Garden: breaking ground, inoculating peas, first planting

Today I arrived in the big leagues of community gardening.  For the last six years I’ve been gardening in a p-patch of 20 or so people.  Today I started gardening among about 200.

Here’s the 20’x10’ plot after I spent a couple hours removing old raised beds, clearing weeds, and turning over the soil.  My first order of business was to remove the raised beds because they were made with pressure treated wood (a no no).  I rolled out of bed 2 hours late to the orientation so neither camera nor coffee were on my person or in my blood (to help remember the camera) therefore no “before” pic.  The large pile of dirt and weeds (front right and back right) stem from the fact that, in my “patch,” I like to compost in place— it saves me having to get and load a wheel barrow and it gives me the peace of mind that I know what’s in my pile.  My worms like it too.  I’ll cover the piles with burlap sacks when I get a chance to keep the weeds from germinating before decomp.

The soil in the garden is amazing… supposedly the result of being on a peat bog.  I made a central path that leads into the plot that has side spurs on the right side and leads to a U-shaped path in the back of the plot.  I dig out my paths so that my veggies will have more soil (depth-wise) to grow in.  IMHO, It’s important that the furthest part of any bed from a given path isn’t out of arms reach so that weeds can be weeded and the harvest brought in.  It’s also good to envision the ergonomics of moving hoses through the space.

Tools of the trade: garden tool bag, water bottle, hand trowel & claw, old knife, pruning tools, seed boxes containing seed, twist ties, permanent marker & blank garden signs, zip lock bags, and small plastic container with lid are some essentials.  I brought the big pruners today so that I could scavenge some bamboo and cut it (at the joints) into small sticks to act as grid nodes for laying out my plantings.  Before using this tact, I’ve tried pen and paper with much thought and ultimately struggled to keep the paper clean and dry and available (not lost).  I laid out the corners of the imaginary boxes where a particular veggie would be planted with the sticks and wrote the seed type on a blank sign.  This turned out to be super efficient and will ensure that I know what was planted where.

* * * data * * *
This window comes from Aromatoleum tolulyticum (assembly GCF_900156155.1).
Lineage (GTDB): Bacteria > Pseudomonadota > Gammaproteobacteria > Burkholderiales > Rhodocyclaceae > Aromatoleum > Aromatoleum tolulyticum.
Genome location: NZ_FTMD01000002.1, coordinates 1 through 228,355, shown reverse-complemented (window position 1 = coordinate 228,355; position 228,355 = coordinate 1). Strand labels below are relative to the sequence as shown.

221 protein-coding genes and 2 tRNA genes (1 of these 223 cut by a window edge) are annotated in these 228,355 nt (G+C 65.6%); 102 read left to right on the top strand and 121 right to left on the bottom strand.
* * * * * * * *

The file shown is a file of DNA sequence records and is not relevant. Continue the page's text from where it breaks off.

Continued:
Usually I dote over purchasing seed each February.  This year I’ve been too busy to afford doting and have plenty of old seed inventory to clear from my coffers.  Seeds can last from one to several (or more) years.  If a particular seed is a year old or isn’t supposed to store for as long as I’ve had it, I sow it more densely and hope to make up for lower germination rates (i.e. “the number of seeds” times “the density of seeds sown” = “the number of successfully germinated seeds”).  I planted peas, lettuce, carrots, cilantro, chard, radishes, dill, broccoli, and some crimson clover (cover crop for the back 1/3 of my patch).

Here’s a collage of me inoculating snow peas.  I poured a couple of table spoons of inoculant into my container, added several more of dirt, 1-2 of water, mixed it all together, and then added the peas.  Inoculant sounds kind of nasty but it’s just beneficial bacteria that helps legumes grow.  That said, it’s important to read the instructions/warnings that come on the packaging and not breathe it in.  The directions said to moisten the seed before applying the inoculant to ensure good adhesion of the bacteria to the seed… adding dirt was my little tweak of the recipe.

After inoculating, I promptly dropped my container!  I was glad I had moistened the brew because despite my clumsiness, the dispersed peas still had ample mud and inoculant caked on them.  I planted them in furrows about an inch deep at a rate of every few inches.  I’ll have to build some sort of trellis for them to grow up.  I was very impressed with another gardener’s trellis he made using string and some sticks.  I’ll get a pic of it sometime soon!  

Enhanced by Zemanta